Pin - is a variable/constant (constant only on some parts) which specifies the i/o pin to use.
Pulse - is variable/constant (75-225) which specifies the servo position
Servos, as commonly found in radio control toys, are a very accurate motor/ gearbox assembly that can be repeatedly moved to the same position due to their internal position sensor. Generally servos require a pulse of 0.75 to 2.25ms every 20ms, and this pulse must be constantly repeated every 20ms. Once the pulse is lost the servo will lose its position. The servo command starts a pin pulsing high for length of time pulse (x0.01 ms) every 20ms. The 'servopos' adjusts the length of this pulse. The servo command initialises the pin for servo operation and starts the timer. Once a pin has been initialised, it is recommended to use the 'servopos' command to adjust position. This prevents resetting of the timer, which could cause 'jitter'.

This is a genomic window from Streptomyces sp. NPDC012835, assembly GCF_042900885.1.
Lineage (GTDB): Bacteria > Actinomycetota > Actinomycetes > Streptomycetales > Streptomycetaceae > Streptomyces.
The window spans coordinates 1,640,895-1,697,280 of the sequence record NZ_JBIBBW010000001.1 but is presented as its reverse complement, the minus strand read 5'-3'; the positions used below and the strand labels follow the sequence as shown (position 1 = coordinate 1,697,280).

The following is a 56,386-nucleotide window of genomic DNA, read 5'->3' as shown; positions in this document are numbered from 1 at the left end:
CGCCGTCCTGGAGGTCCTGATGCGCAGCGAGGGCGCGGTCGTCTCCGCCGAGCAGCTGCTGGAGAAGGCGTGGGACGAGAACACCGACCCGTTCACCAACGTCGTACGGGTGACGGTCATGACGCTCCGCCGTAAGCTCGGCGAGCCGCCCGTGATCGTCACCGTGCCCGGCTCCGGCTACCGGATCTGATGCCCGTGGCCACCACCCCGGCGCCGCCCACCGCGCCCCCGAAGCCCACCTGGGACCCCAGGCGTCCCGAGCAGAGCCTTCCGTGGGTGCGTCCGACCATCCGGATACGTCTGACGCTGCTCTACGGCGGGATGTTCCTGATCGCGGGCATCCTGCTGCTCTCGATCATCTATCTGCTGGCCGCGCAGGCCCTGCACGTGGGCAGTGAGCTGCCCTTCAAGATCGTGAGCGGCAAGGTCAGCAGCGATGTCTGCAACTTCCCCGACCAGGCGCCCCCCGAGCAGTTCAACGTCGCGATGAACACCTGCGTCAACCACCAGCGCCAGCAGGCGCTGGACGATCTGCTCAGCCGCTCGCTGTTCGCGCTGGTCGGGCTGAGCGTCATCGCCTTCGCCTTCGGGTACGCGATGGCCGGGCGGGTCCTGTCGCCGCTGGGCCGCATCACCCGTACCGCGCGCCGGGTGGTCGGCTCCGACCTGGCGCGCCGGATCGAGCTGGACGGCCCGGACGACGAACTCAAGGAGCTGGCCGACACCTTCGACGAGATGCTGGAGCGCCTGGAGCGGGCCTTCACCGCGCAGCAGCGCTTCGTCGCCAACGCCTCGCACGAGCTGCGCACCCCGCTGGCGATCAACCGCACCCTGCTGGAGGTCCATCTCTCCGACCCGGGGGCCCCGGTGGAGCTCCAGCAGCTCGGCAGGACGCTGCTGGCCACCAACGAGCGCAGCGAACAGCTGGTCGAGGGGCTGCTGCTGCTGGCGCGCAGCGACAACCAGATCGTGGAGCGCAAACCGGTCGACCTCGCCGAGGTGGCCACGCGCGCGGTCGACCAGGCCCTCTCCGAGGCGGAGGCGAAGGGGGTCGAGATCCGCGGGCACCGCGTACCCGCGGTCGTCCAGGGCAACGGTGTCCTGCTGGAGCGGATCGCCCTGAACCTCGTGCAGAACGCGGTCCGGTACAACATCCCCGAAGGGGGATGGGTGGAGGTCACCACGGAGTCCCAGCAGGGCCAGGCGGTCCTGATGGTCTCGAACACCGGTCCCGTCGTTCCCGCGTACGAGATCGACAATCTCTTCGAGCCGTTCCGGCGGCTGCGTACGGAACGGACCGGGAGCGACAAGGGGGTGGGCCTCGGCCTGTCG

Do not use a pulse value less than 75 or greater than 225, as this may cause the servo to malfunction. Due to tolerances in servo manufacture all values are approximate and will require fine-tuning by experimentation. Always use a separate 6V (e.g 4x AA cells) power supply for the servo, as they generate a lot of electrical noise.
Note that the overhead processing time required for processing the servo commands every 20ms causes the other commands to be slightly extended i.e. a pause command will take slightly longer than expected. The servo pulses are also temporarily disabled during timing sensitive serin, serout, sertxd and debug commands.
Effect of increased clock speed:
The servopos command will function correctly at 4 or 16MHz (8 or 32Mhz for X2 parts). No other frequency will work correctly.
Move a servo
Move a servo on output 4 between two positions
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